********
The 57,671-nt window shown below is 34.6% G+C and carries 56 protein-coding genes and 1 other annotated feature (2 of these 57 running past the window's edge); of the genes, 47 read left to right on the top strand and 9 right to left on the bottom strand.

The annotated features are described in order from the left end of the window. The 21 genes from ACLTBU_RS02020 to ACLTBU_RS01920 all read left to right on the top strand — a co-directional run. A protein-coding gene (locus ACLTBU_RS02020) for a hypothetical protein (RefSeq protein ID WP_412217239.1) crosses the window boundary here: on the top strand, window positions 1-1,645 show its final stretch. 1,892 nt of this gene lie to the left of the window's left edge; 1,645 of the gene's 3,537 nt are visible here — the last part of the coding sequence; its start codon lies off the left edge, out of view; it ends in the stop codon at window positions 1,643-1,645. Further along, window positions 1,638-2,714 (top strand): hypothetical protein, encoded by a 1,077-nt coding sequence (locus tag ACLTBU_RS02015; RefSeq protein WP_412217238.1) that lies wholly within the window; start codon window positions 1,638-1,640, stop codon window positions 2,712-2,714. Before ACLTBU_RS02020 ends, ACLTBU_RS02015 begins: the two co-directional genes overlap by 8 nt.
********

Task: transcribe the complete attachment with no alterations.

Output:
The 57,671-nt window shown below is 34.6% G+C and carries 56 protein-coding genes and 1 other annotated feature (2 of these 57 running past the window's edge); of the genes, 47 read left to right on the top strand and 9 right to left on the bottom strand.

The annotated features are described in order from the left end of the window. The 21 genes from ACLTBU_RS02020 to ACLTBU_RS01920 all read left to right on the top strand — a co-directional run. A protein-coding gene (locus ACLTBU_RS02020) for a hypothetical protein (RefSeq protein ID WP_412217239.1) crosses the window boundary here: on the top strand, window positions 1-1,645 show its final stretch. 1,892 nt of this gene lie to the left of the window's left edge; 1,645 of the gene's 3,537 nt are visible here — the last part of the coding sequence; its start codon lies off the left edge, out of view; it ends in the stop codon at window positions 1,643-1,645. Further along, window positions 1,638-2,714 (top strand): hypothetical protein, encoded by a 1,077-nt coding sequence (locus tag ACLTBU_RS02015; RefSeq protein WP_412217238.1) that lies wholly within the window; start codon window positions 1,638-1,640, stop codon window positions 2,712-2,714. Before ACLTBU_RS02020 ends, ACLTBU_RS02015 begins: the two co-directional genes overlap by 8 nt.